Just over three years ago, I was clinging to a rock in 20 meters of water, trying to stop the current from pulling me out to sea. I peered out into the gloom of the Pacific. Suddenly, three big dark shapes came into view, moving in a jerky, yet somehow smooth and majestic manner. I looked directly into the left eyes of hammerhead sharks as they swam past, maybe 10 meters from me. I could see the gill slits, the brown skin. But most of all, what struck me was just how big these animals are—far from the biggest sharks in the seas, but incredibly powerfully built and solid. These are truly magnificent creatures.

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Food
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Unlike a Globalized Food System, Local Food Won’t Destroy the Environment

By Helena Norberg-Hodge

If you're seeking some good news during these troubled times, look at the ecologically sound ways of producing food that have percolated up from the grassroots in recent years. Small farmers, environmentalists, academic researchers and food and farming activists have given us agroecology, holistic resource management, permaculture, regenerative agriculture and other methods that can alleviate or perhaps even eliminate the global food system's worst impacts: biodiversity loss, energy depletion, toxic pollution, food insecurity and massive carbon emissions.

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Climate
The rare white-letter hairstreak butterfly was spotted in Scotland for the first time since 1884. Ian Kirk / Wikipedia

Climate Change Is Threatening Many Species, But One Is Getting a Boost

By Lucy Goodchild van Hilten

A towering elm tree stands 30 meters (approximately 98 feet) tall, somewhere near the border between England and Scotland, defying the fate that so many of its cousins met when Dutch elm disease ravaged the species in the 1970s. One of relatively few elm trees left, it is a haven for wildlife. Look closely and you can see the erratic fluttering of a small brown butterfly, with a W-shaped white streak across its wing.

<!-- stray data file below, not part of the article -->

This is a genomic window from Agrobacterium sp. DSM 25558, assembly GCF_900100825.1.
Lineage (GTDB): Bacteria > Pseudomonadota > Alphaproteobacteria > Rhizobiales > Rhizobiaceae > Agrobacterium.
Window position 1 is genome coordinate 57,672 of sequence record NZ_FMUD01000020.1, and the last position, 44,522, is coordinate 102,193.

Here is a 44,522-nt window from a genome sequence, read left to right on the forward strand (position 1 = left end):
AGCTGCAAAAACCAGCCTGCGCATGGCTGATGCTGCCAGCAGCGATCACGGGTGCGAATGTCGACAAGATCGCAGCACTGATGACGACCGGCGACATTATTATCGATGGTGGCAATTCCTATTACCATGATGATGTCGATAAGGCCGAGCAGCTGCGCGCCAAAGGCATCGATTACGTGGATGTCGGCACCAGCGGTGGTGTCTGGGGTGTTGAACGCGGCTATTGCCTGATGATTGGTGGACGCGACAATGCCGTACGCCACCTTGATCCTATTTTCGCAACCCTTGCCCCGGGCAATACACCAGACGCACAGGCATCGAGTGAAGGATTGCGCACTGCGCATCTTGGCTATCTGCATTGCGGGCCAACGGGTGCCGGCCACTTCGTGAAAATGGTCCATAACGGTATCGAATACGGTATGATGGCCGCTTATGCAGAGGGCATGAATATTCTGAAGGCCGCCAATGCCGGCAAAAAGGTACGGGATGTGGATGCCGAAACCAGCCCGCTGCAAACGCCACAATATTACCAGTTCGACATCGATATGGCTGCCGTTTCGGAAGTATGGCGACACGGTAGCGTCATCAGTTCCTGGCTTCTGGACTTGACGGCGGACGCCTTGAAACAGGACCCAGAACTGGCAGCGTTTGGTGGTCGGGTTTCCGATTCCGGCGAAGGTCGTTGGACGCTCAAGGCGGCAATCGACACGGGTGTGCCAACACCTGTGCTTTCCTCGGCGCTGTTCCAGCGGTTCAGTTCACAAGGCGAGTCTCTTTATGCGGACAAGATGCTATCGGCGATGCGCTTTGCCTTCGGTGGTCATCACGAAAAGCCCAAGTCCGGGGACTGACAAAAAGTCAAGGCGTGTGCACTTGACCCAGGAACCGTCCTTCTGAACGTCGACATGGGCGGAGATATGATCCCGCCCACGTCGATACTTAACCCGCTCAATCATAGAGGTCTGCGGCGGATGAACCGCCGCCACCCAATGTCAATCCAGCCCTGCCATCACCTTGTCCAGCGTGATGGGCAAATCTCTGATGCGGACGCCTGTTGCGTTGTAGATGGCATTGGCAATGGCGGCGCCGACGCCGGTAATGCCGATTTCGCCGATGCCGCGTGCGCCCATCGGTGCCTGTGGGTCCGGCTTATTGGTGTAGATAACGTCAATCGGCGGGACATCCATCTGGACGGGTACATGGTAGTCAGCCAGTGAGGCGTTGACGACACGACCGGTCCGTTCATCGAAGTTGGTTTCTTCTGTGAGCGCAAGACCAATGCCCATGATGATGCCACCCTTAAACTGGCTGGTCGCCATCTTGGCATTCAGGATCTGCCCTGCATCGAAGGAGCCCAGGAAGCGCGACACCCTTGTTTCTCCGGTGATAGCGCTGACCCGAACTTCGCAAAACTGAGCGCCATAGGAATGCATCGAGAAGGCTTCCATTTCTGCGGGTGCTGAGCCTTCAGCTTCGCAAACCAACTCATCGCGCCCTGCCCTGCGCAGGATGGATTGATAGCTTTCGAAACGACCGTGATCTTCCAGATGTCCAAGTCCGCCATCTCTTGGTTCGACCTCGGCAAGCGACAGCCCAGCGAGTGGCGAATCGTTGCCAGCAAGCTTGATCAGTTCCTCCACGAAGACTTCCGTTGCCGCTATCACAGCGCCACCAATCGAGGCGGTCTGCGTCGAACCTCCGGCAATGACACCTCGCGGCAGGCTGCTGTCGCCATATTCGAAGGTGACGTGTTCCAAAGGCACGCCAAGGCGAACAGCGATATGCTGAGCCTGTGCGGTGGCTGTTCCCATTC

This butterfly is making history: It's crossed the border into Scotland, where it has settled happily in a native wych elm tree and been sighted in the country for the first time in 133 years. The white-letter hairstreakSatyrium w-album—has been squeezed slowly out of its habitat over the last 40 years, but now it seems to be getting a helping hand from an unexpected source: climate change.

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Climate
TIMOTHY A. CLARY / AFP / Getty Images

Big Banks Just Flunked Their Own Test on Climate, Indigenous Rights

By Lindsey Allen

On Oct. 16, JPMorgan Chase, Wells Fargo, Crédit Agricole and 91 other global banks met in Washington, DC, to revise the Equator Principles, industry-led due diligence standards meant to prevent banks from supporting environmentally and socially harmful projects.

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Popular
A seagull pecks at a plastic bag on Jan. 30, 2017, in Venice Beach, California. Bruce Bennett / Getty Images Entertainment / Getty Images

99% of Seabirds Will Have Plastic in Their Guts Within Decades

By Lorraine Chow

The world's plastic problem may seem vast and incalculable, but its footprint has actually been measured. In a sweeping 2015 study, researchers calculated that 9 billion tons of the material have been made, distributed and disposed in fewer than 70 years. That's an astonishing figure, but it's also one that's hard to picture. Perhaps a better way to illustrate the problem of plastics is by looking at the damage that can be caused by a single drinking straw.